Police in Azerbaijan have attempted to disperse a protest by families of service members who remain missing from the second Nagorno-Karabakh war, before abandoning the endeavour.
The families of around 20 missing service members gathered outside the Presidential Administration on Thursday to protest the lack of information about the fate of their loved ones.
When police moved in to disperse them, one officer broke the frame of a portrait of one of the protesters’ missing relatives. They also attempted to prevent journalists from covering the demonstration, including preventing at least one from entering the area.
After meeting anger from demonstrators, police left the area.
Several of the families told journalists that the search for their relatives had been poorly organised and that they had not received any information for around 7 months.
The families of at least 20 missing service members complained that they were turned away by government officials, and that their appeals were not being answered.
During Thursday’s demonstration, protesters appealed to Azerbaijani President Ilham Aliyev, Turkish President Recep Tayyip Erdogan, and Russian President Vladimir Putin to help determine the fate of their children. One woman appealed directly to Armenian Prime Minister Nikol Pashinyan.
Some said they believed their children were being held captive by Armenia since their bodies had not been recovered, though Armenian authorities have insisted they have handed over all prisoners of war.
At the end of the war, the Defence Ministry said that 64 people had gone missing. The remains of many of them have been found in recent months and handed over to their families.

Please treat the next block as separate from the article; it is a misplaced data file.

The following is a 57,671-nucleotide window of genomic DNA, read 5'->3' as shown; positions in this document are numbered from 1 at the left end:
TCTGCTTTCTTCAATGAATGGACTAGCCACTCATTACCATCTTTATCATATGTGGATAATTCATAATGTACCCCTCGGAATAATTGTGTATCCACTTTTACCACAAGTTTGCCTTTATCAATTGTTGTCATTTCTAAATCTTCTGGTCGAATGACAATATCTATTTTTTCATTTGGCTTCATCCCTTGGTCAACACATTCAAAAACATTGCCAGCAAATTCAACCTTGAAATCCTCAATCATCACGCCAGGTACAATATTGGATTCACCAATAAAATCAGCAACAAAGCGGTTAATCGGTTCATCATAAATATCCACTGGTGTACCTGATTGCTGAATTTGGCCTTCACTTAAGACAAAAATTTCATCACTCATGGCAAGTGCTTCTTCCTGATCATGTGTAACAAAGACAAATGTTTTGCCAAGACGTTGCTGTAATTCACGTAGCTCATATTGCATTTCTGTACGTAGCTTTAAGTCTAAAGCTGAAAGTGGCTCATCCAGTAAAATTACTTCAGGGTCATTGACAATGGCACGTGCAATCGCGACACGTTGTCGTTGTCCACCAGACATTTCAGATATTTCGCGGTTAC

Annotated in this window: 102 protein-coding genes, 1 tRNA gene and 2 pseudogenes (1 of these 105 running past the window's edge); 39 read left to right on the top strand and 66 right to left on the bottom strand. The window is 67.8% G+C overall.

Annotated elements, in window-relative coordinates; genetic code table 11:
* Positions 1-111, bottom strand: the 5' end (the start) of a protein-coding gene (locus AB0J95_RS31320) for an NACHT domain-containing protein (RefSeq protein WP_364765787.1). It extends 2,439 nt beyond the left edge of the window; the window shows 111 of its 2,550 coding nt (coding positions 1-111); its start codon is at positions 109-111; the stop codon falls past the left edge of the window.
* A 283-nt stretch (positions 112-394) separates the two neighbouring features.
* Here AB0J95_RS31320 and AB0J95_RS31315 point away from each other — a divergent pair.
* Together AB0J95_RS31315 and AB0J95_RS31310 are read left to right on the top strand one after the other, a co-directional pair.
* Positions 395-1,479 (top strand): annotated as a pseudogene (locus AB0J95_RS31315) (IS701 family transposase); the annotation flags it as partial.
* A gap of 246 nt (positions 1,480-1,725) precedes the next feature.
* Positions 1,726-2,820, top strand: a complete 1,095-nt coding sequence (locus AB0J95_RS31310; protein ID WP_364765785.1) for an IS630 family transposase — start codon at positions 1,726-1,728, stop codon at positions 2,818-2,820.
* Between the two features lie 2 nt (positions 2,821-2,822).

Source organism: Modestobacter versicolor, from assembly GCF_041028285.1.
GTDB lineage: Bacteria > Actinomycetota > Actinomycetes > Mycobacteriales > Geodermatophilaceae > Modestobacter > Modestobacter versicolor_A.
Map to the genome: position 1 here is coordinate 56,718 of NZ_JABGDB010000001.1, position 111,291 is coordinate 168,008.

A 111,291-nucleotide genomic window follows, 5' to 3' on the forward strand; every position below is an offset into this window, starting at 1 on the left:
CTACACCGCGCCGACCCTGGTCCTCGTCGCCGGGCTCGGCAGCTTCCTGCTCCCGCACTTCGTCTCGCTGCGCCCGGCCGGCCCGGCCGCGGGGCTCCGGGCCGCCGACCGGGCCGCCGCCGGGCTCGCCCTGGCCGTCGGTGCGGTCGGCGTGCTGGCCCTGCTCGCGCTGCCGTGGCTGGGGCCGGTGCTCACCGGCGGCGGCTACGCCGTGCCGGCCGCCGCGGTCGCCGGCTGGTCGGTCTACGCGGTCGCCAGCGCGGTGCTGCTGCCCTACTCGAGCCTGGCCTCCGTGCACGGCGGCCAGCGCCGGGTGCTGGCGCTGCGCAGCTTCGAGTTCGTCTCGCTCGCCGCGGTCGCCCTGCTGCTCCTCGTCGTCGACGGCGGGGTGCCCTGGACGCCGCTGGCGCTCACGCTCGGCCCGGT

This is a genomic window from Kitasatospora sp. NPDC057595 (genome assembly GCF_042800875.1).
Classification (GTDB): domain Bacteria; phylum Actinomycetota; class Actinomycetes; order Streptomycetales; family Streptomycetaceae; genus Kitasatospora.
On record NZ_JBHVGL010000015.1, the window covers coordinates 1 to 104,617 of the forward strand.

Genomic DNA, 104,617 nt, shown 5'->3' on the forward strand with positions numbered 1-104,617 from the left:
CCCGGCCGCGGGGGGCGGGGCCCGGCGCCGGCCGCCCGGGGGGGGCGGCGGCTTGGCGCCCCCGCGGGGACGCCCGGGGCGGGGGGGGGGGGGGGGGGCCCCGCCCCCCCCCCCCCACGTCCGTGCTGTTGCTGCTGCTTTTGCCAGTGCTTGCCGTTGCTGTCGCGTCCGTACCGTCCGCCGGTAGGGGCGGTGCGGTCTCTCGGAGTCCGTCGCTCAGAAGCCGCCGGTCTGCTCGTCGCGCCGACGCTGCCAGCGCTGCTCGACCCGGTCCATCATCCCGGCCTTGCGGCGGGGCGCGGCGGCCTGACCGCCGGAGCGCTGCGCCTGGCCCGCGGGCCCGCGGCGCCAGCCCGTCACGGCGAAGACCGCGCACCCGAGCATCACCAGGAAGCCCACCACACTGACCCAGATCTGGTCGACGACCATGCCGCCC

Around 2,900 Azerbaijani service members lost their lives in the war, and over 20 remain missing.
After the protest, Prosecutor General Kamran Aliyev met with the families and a spokesperson told Turan that their complaints were heard and that the authorities would do everything possible to resolve the issue.
On 9 April, the families held another protest, this time in front of the State Security Service building. They were demanding a meeting with the head of the service Ali Nagiyev.
Protests in Armenia
The issue of missing service members has also remained prominent in Armenia, with relatives there also holding protests. On Thursday, they gathered outside the Ministry of Defence blocking the entrances and stopping officials from leaving unless they got answers to their questions. Officials inside reportedly had to stay overnight.
Despite a heavy police presence in the area, the authorities did not attempt to open the entrances
The exact number of dead and missing Armenian service members as well as those still held captive in Azerbaijan remains unclear․
[Read more: Plane 'carrying POWs' lands empty in Yerevan]
The last five months of continuous protests by the relatives of the missing has resulted in several meetings with the Prime Minister and other state officials but with no tangible results․
In September 2020, heavy fighting broke out on the line of contact between the Azerbaijani and Armenian armed forces. After 44 days of fighting and a subsequent agreement, Azerbaijan took control of part of the former Nagorno-Karabakh Autonomous Oblast and the seven surrounding regions that were under Armenian control.
According to 10 November agreement between the leaders of Azerbaijan, Armenia, and Russia, Russian peacekeepers were deployed in the Lachin corridor connecting Nagorno-Karabakh to Armenia and along the new line of contact.
With additional reporting by Ani Avetisyan.